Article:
I looked back at the study and found out that the 2.9 billion missing birds represent a 28 percent decline — roughly down from 10 billion adult breeding birds to 7 billion. That is a substantial number no matter how you look at it, but when you consider birds of certain habitats have declined by more than 50, the number becomes even more stark. Grassland birds, for instance, have declined by 53 percent since 1970, according to the study. That is fewer than half of the meadowlarks, bobolinks and more of our favorite grassland birds remaining.

On the bright side, which I was reminded of when I looked back on the study, numbers of waterfowl, raptors and woodpeckers have increased in the last 50 years.

The study, by the way, is entitled “Decline of the North American avifauna” and was conducted by researchers from several organizations such as Cornell Lab of Ornithology, American Bird Conservancy and National Audubon Society.

I hope everyone is ready for spring migration. Be sure to let me know what you’re seeing.

For the Birds: March hints at migration

Photo by Chris Bosak A northern cardinal perches on a hemlock branch in Danbury.

March is an interesting month for birdwatching. In terms of variety and new birds to be found, it does not rank very highly, but March does welcome our first spring migrants.

Red-winged blackbirds have been around for a few weeks already, and in fact, some had never left and remained with us throughout the winter. American Woodcock have been seen and heard throughout New England already. Their aerial displays at dusk are one of the month’s birding highlights for sure.

In a few weeks, eastern phoebes will show up in New England and for me anyway, that really signals the beginning of spring migration.

In March, we also have our remaining winter birds. Juncos and white-throated sparrows are still around my feeders, and a few red-breasted nuthatches are Continue reading

For the Birds: Pausing for horned larks

Photo by Chris Bosak A horned lark looks for food in New England, February 2021.

The crossbills were going to have to wait. I wasn’t about to just walk past a field full of horned larks.

Last week, I wrote about my trip to see red crossbills. The target birds were clearly being seen close by as a crush of photographers and birdwatchers were standing on a boardwalk huddled together as much as possible in these days of socially distancing ourselves. I knew the crossbills were there, but to get there I had to walk along the edge of a field where about a dozen horned larks were hopping about looking for food.

One of the larks made the temptation even greater as it flew in closer to the edge of the field where I walked. It proved to be too much as I stopped my progress toward the crossbills and kneeled down to get a better angle of the lark that was now well within photographic range. The lark looked for food and in doing so, kept inching toward me. I held my ground and put the crossbills on hold.

Eventually, the larks flew off as one to the far end of the field. OK, crossbill time, I thought — just as the crossbills flew away from their convenient spot next to the boardwalk. As I wrote last week, the crossbills settled in a tree not far away and offered plenty of quality time to the photographers and birdwatchers, this time including me. Horned larks are named for the horn-like feathers that sometimes stick up from either side of the birds’ heads. The “horns” were not out on the birds I photographed, but the birds still proved to be handsome photographic subjects.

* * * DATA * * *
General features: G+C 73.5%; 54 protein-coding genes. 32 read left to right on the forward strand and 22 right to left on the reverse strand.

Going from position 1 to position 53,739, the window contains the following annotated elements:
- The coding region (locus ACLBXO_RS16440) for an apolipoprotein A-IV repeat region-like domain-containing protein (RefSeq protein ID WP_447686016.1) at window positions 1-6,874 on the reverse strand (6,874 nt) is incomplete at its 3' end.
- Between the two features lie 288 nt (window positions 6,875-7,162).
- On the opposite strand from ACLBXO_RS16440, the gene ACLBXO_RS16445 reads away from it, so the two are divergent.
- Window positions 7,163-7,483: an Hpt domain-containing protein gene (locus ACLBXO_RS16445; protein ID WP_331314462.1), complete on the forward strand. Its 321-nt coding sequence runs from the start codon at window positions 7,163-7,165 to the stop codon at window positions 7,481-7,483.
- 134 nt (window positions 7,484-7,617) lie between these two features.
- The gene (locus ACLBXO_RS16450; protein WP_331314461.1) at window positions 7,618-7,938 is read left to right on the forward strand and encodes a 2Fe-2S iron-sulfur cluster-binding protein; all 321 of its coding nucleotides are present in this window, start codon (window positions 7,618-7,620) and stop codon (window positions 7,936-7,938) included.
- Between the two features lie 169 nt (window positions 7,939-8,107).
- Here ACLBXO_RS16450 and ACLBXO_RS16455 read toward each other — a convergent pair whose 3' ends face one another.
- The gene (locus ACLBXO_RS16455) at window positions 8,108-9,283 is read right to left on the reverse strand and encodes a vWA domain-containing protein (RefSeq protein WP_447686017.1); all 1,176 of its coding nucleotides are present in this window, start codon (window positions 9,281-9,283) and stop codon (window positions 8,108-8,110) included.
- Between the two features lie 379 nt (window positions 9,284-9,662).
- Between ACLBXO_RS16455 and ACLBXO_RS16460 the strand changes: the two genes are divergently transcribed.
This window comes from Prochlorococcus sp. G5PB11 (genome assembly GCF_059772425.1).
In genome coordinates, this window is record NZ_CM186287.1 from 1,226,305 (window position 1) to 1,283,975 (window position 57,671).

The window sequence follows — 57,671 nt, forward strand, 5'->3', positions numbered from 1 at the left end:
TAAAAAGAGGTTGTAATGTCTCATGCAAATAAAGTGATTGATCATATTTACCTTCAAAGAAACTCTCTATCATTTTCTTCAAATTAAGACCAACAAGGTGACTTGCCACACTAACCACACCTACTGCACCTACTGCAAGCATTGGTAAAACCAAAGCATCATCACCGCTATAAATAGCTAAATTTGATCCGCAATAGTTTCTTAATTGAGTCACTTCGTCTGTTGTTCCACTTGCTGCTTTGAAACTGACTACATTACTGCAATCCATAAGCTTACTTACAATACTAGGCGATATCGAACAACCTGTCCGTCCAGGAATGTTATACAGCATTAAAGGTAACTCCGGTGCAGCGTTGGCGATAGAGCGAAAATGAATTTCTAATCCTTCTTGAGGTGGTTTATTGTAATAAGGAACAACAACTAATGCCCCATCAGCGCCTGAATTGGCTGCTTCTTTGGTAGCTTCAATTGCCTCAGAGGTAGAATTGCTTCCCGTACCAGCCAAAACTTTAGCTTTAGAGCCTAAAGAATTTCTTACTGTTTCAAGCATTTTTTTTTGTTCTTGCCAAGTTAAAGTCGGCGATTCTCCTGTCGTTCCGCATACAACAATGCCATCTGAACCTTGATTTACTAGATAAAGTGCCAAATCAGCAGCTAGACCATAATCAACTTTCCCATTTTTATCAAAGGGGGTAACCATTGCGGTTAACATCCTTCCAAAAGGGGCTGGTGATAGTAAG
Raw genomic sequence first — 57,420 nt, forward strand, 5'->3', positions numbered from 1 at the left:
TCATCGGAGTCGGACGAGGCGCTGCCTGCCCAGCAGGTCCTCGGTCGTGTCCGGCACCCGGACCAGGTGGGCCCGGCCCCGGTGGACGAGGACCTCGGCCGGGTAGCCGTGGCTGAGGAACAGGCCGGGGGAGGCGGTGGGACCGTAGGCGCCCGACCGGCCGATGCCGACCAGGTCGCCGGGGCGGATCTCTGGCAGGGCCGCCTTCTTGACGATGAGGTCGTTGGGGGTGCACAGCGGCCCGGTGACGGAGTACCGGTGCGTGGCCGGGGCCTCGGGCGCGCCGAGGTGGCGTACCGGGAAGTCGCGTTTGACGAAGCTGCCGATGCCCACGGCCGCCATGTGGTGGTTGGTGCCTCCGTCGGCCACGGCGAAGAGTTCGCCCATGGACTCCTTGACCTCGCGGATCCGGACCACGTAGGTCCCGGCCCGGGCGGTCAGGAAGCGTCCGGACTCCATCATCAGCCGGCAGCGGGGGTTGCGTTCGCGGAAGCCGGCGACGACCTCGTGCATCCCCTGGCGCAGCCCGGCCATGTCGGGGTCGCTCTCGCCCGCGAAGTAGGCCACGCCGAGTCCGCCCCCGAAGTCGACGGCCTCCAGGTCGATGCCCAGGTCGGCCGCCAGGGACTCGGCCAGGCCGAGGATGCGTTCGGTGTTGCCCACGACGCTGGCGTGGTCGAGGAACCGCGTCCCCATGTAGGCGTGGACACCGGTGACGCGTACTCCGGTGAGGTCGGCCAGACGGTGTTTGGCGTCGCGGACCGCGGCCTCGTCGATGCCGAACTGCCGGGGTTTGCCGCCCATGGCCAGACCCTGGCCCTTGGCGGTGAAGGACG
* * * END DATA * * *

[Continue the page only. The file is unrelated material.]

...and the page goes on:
From a distance, horned larks are not much to look at. They are small birds and appear to be rather bland as you see them from across a field. Many people may see them and not give them a second look.

Closer inspection yields a bird that is mostly white underneath and brown above with decorative yellow and black markings on its face, throat and head. Females are similarly patterned but overall more dull in color.

Horned larks are year-round residents in parts of New England, but they are seen most frequently during the winter. They favor open, barren areas so look in low-cut fields and on beaches for the best chance to spot them. Even snow-covered fields are good places to look as larks seek out seeds that still cling to the grasses that poke above the snow or have been blown on the snow’s surface.

Despite favoring open spaces, they can be difficult to spot. In the winter, the grass and weeds are brown, as is the sand, making it a perfect camouflage for the bird. Usually, it’s their movement that betrays them as they are constantly moving around. They typically gather in fairly large flocks as well, making them easier to find.

Winter can sometimes be a difficult season to get through, but larks are one more reason to get out there and make the most of it.

For the Birds: Redpolls popping up here and there

Photo by Chris Bosak Common Redpolls, Cove Island, Stamford, Ct. Jan. 19, 2013

Here’s a For the Birds column I wrote several weeks ago and neglected to post here for whatever reason. The content is still relevant …

Now the reports of redpolls are coming in.

It has been a winter full of rare-bird alerts where the sightings are coming in from the woods as well as people’s backyards. People have been reporting red-breasted nuthatches and evening grosbeaks at their feeders for a few months already. There have also been reports of pine siskins, but not in the great numbers of the big-irruption winters for that bird.